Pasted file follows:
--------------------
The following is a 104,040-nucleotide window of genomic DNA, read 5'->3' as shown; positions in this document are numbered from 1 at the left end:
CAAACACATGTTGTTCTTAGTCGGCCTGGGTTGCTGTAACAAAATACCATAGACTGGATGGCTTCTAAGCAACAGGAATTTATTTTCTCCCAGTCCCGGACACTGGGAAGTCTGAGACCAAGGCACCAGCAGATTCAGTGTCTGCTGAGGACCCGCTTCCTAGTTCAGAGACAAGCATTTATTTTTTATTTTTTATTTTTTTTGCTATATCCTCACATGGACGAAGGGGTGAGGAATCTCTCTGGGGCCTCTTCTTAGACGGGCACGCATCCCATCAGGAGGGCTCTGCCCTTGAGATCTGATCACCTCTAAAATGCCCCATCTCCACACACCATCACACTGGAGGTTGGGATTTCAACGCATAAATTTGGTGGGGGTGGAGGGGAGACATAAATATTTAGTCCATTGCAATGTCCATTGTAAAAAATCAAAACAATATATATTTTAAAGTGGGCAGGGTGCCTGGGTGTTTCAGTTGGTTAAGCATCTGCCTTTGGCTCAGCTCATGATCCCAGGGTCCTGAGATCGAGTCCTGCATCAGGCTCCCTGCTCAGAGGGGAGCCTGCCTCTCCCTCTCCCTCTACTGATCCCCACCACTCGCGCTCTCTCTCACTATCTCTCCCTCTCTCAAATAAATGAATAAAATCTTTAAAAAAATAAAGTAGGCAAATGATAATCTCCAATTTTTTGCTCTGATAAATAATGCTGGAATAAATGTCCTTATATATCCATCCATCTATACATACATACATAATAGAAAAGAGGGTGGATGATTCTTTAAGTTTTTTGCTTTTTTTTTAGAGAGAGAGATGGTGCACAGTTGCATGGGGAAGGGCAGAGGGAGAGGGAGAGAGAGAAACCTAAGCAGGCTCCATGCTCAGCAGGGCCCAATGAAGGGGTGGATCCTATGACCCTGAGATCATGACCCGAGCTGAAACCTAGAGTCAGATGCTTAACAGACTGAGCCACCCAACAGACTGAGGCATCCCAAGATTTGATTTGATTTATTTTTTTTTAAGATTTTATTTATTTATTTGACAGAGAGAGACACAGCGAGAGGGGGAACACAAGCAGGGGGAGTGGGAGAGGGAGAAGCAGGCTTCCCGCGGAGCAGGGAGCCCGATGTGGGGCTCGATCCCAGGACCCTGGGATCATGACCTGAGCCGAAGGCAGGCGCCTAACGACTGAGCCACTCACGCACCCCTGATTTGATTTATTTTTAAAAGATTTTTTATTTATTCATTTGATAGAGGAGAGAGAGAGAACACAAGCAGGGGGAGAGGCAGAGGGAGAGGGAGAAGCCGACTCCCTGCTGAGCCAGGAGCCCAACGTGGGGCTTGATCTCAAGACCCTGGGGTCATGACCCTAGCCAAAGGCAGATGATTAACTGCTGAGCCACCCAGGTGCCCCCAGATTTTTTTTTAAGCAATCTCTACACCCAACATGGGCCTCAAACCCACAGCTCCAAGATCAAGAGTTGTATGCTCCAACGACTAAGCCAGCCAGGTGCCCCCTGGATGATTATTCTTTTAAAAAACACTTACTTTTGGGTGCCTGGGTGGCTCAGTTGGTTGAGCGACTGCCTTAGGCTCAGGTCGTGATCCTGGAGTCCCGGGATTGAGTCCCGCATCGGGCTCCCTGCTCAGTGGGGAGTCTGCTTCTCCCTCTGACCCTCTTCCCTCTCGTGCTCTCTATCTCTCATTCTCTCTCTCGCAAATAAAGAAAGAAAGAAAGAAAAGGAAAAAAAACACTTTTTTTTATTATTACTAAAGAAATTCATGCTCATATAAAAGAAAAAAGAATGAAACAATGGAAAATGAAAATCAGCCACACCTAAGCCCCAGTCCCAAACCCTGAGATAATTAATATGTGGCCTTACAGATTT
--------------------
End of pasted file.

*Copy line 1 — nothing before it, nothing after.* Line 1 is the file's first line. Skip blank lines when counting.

The following is a 104,040-nucleotide window of genomic DNA, read 5'->3' as shown; positions in this document are numbered from 1 at the left end: